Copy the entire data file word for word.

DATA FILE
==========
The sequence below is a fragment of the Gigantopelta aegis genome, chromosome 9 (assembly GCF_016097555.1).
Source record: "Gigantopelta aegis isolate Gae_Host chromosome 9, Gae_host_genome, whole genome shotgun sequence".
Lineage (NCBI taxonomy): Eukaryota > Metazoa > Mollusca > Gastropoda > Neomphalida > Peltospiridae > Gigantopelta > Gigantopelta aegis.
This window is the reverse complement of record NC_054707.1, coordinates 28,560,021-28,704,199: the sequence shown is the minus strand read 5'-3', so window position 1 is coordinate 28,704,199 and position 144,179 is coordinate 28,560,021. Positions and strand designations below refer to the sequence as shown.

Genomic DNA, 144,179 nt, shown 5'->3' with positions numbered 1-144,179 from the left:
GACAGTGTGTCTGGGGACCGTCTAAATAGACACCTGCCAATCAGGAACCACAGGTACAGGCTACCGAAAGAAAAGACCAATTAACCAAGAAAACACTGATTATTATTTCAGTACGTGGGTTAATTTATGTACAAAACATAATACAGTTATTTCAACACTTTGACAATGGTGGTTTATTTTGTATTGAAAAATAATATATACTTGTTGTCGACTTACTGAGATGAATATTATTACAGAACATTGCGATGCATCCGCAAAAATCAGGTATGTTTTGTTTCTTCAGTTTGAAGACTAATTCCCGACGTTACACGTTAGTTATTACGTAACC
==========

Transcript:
The sequence below is a fragment of the Gigantopelta aegis genome, chromosome 9 (assembly GCF_016097555.1).
Source record: "Gigantopelta aegis isolate Gae_Host chromosome 9, Gae_host_genome, whole genome shotgun sequence".
Lineage (NCBI taxonomy): Eukaryota > Metazoa > Mollusca > Gastropoda > Neomphalida > Peltospiridae > Gigantopelta > Gigantopelta aegis.
This window is the reverse complement of record NC_054707.1, coordinates 28,560,021-28,704,199: the sequence shown is the minus strand read 5'-3', so window position 1 is coordinate 28,704,199 and position 144,179 is coordinate 28,560,021. Positions and strand designations below refer to the sequence as shown.

Genomic DNA, 144,179 nt, shown 5'->3' with positions numbered 1-144,179 from the left:
GACAGTGTGTCTGGGGACCGTCTAAATAGACACCTGCCAATCAGGAACCACAGGTACAGGCTACCGAAAGAAAAGACCAATTAACCAAGAAAACACTGATTATTATTTCAGTACGTGGGTTAATTTATGTACAAAACATAATACAGTTATTTCAACACTTTGACAATGGTGGTTTATTTTGTATTGAAAAATAATATATACTTGTTGTCGACTTACTGAGATGAATATTATTACAGAACATTGCGATGCATCCGCAAAAATCAGGTATGTTTTGTTTCTTCAGTTTGAAGACTAATTCCCGACGTTACACGTTAGTTATTACGTAACC